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Prospective Future for Oyster Aquaculture in Delaware

Economics Politics +2 more

US - Demonstration of successful oyster growth throughout the Inland Bays, along with interest in the commercial production of oysters prompted the Delaware Center for the Inland Bays to begin to explore the potential of commercial aquaculture in the Inland Bays.

Lucy Towers thumbnail

One year after creating the Inland Bays Shellfish Aquaculture Tiger Team and naming E.J. Chalabala, Restoration Coordinator for the Delaware Center for the Inland Bays (CIB), to lead it, the CIB Board of Directors approved the final report from the team at their meeting on 22 March.

The Tiger Team was charged with exploring the opportunities and challenges in bringing shellfish aquaculture back to the Inland Bays. Delaware is the only state on the eastern seaboard without a shellfish aquaculture industry, one that could bring not only economic benefits to Delaware, but also ecological benefits to the beleaguered Inland Bays.

With annual revenue of $119 million on the east coast alone, the shellfish aquaculture industry is growing fast, fueled by demand for local seafood, and restaurant interest in serving and locally-sourced food.

Presently, shellfish aquaculture is prohibited by law under the Delaware State Code, so the first step to clear the way for this new business on the Inland Bays would require changes to the Code which must be ratified by the Delaware State Legislature. Many stakeholders are hopeful that the legislation will be introduced in the current legislation session.

Eleven member agencies each held one voting seat on the Shellfish Aquaculture Tiger Team; the Department of Natural Resources and Environmental Control (DNREC) Fish and Wildlife; DNREC Watershed Stewardship; DNREC Wetlands and Subaqueous Lands; DE Department of Agriculture (DDA); University of Delaware Sea Grant; Sussex County Economic Development Office; recreational interests; commercial clamming and oyster industry interests; the Shellfish Advisory Council, and the CIB.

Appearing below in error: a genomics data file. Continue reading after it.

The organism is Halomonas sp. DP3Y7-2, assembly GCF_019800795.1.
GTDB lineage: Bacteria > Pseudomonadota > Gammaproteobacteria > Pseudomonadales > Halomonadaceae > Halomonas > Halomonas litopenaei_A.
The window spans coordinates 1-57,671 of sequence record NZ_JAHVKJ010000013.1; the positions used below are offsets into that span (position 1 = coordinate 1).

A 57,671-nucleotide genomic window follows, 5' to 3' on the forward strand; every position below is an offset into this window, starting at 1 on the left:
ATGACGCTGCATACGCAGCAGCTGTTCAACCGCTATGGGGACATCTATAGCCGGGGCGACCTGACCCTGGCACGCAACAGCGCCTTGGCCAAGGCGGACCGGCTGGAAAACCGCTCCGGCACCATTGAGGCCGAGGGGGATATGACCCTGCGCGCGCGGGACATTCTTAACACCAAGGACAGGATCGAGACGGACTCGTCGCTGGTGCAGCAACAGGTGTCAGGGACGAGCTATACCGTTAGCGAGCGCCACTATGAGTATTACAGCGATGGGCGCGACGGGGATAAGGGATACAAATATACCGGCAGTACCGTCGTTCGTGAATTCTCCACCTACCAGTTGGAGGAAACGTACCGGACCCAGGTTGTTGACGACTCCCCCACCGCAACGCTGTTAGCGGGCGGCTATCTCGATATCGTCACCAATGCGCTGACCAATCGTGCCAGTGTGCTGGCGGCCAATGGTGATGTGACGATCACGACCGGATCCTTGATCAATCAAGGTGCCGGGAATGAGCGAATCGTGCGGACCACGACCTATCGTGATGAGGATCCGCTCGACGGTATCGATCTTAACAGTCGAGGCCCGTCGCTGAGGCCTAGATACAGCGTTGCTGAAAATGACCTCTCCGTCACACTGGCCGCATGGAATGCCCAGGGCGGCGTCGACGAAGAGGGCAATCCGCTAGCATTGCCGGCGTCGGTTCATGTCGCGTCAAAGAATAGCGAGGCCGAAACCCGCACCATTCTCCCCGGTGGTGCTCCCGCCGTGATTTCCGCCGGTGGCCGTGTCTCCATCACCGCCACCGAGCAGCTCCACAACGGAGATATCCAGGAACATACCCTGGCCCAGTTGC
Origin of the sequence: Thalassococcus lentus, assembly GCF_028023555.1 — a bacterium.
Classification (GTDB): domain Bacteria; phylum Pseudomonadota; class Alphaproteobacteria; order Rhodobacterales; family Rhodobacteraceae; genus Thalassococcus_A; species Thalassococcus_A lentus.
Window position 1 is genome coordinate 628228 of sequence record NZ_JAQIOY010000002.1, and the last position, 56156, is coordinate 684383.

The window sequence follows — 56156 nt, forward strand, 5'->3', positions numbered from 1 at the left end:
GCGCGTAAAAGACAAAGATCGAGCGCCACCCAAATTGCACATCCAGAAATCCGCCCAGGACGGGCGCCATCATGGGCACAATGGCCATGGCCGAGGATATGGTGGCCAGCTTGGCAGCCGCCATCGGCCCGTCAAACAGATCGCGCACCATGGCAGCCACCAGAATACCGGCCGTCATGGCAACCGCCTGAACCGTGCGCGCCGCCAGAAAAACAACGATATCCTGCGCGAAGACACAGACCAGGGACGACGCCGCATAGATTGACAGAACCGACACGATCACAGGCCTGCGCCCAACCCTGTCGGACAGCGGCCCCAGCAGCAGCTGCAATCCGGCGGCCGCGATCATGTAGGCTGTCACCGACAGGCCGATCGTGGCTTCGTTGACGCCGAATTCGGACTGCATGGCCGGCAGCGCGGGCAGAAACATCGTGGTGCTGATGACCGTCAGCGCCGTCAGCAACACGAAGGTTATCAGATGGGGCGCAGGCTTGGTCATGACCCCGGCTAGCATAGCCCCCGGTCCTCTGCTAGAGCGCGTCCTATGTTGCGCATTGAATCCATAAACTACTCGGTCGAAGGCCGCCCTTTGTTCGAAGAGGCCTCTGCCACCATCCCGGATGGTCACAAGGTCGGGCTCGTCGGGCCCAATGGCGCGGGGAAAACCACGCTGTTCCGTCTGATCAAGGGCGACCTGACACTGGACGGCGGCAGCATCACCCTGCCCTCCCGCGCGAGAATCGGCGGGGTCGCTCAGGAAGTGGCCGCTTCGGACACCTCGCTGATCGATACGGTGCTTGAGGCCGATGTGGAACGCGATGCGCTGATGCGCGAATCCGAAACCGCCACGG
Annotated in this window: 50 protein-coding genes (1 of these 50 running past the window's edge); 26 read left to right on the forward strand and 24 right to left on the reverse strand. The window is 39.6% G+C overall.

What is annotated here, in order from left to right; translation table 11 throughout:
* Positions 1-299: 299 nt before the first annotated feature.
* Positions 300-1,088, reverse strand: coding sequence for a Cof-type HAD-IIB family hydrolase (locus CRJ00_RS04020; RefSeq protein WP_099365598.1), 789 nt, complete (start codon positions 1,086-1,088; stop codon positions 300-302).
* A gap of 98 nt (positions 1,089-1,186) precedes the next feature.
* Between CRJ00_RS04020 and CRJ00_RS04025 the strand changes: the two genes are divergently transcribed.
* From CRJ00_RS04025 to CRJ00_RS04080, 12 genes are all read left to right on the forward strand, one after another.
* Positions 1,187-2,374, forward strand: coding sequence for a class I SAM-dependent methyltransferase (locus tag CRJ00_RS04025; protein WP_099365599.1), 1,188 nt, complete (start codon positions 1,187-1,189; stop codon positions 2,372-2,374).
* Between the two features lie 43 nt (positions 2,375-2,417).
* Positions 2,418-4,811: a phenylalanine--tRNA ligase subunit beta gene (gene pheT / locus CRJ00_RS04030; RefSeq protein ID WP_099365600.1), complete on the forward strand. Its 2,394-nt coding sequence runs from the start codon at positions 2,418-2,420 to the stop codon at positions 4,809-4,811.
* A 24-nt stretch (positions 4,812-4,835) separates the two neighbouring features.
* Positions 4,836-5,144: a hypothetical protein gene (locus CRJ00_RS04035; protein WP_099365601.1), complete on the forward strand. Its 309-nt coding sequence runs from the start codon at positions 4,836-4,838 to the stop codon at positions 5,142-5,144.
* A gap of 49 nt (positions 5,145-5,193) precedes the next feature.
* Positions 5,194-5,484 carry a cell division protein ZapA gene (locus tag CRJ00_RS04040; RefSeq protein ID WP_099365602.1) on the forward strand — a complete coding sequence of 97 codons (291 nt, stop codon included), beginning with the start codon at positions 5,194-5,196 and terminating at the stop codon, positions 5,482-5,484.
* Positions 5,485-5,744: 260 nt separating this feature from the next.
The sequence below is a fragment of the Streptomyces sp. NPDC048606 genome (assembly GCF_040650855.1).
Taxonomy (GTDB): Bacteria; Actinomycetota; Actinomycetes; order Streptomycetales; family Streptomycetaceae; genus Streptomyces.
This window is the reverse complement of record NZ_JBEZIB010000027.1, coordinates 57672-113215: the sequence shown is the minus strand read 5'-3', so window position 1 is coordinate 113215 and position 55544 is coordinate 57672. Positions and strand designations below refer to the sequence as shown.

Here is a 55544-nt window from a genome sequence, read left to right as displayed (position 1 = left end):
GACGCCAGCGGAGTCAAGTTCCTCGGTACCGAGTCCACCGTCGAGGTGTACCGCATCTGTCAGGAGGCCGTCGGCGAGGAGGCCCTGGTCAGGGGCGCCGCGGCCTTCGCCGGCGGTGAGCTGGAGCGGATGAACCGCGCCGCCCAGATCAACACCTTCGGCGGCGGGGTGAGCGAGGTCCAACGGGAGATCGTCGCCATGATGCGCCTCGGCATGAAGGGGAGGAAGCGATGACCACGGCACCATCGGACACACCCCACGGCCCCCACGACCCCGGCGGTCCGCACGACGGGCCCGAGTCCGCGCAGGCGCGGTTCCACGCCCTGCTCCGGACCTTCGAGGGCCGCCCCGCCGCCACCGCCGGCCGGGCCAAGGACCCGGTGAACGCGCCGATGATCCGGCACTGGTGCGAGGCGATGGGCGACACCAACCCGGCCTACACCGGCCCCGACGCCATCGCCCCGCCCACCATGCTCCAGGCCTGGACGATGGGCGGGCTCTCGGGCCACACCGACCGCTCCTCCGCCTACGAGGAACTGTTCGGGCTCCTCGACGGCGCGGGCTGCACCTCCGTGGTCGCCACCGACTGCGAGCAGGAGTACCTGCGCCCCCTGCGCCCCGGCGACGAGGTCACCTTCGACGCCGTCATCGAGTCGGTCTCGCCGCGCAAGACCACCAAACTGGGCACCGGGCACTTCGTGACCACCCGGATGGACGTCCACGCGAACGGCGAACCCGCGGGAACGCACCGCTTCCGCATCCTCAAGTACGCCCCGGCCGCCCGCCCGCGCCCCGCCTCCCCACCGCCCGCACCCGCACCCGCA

Three sub-committees were formed and prepared reports and recommendations for the Tiger Team. ‘Information Gathering and Synthesis’ mapped potential lease sites and developed the Potential Shellfish Aquaculture Lease Areas Report; ‘Policy Funding and Permitting’ prepared draft Code that would assist the State Legislature in crafting legislation and estimated the cost of administering shellfish aquaculture production on the Inland Bays. The ‘Education and Outreach Sub-committee’ identified and reached out to additional stakeholder groups locally and statewide who had an economic or environmental interest in the initiative.

The draft code will be delivered to legislative sponsors shortly by representatives of the CIB, DNREC, and DDA.